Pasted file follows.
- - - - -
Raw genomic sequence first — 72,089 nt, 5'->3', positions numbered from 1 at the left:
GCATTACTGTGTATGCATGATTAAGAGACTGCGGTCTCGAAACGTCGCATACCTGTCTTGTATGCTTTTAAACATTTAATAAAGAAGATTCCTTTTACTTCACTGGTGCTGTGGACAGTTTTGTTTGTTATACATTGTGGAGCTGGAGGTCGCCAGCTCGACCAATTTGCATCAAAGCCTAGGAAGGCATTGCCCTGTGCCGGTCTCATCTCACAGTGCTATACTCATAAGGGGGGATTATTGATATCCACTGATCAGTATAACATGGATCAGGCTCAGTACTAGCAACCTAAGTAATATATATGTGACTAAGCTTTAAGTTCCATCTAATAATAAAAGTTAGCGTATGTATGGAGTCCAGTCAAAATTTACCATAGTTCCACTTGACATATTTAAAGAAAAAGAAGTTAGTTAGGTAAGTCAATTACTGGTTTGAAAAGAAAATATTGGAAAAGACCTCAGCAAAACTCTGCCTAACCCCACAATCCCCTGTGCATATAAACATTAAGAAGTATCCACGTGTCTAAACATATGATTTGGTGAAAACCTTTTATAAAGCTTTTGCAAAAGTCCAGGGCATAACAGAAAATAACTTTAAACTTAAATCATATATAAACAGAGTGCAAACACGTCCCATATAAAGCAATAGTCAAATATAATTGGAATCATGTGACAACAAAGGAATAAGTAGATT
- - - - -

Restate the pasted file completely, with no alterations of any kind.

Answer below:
Raw genomic sequence first — 72,089 nt, 5'->3', positions numbered from 1 at the left:
GCATTACTGTGTATGCATGATTAAGAGACTGCGGTCTCGAAACGTCGCATACCTGTCTTGTATGCTTTTAAACATTTAATAAAGAAGATTCCTTTTACTTCACTGGTGCTGTGGACAGTTTTGTTTGTTATACATTGTGGAGCTGGAGGTCGCCAGCTCGACCAATTTGCATCAAAGCCTAGGAAGGCATTGCCCTGTGCCGGTCTCATCTCACAGTGCTATACTCATAAGGGGGGATTATTGATATCCACTGATCAGTATAACATGGATCAGGCTCAGTACTAGCAACCTAAGTAATATATATGTGACTAAGCTTTAAGTTCCATCTAATAATAAAAGTTAGCGTATGTATGGAGTCCAGTCAAAATTTACCATAGTTCCACTTGACATATTTAAAGAAAAAGAAGTTAGTTAGGTAAGTCAATTACTGGTTTGAAAAGAAAATATTGGAAAAGACCTCAGCAAAACTCTGCCTAACCCCACAATCCCCTGTGCATATAAACATTAAGAAGTATCCACGTGTCTAAACATATGATTTGGTGAAAACCTTTTATAAAGCTTTTGCAAAAGTCCAGGGCATAACAGAAAATAACTTTAAACTTAAATCATATATAAACAGAGTGCAAACACGTCCCATATAAAGCAATAGTCAAATATAATTGGAATCATGTGACAACAAAGGAATAAGTAGATT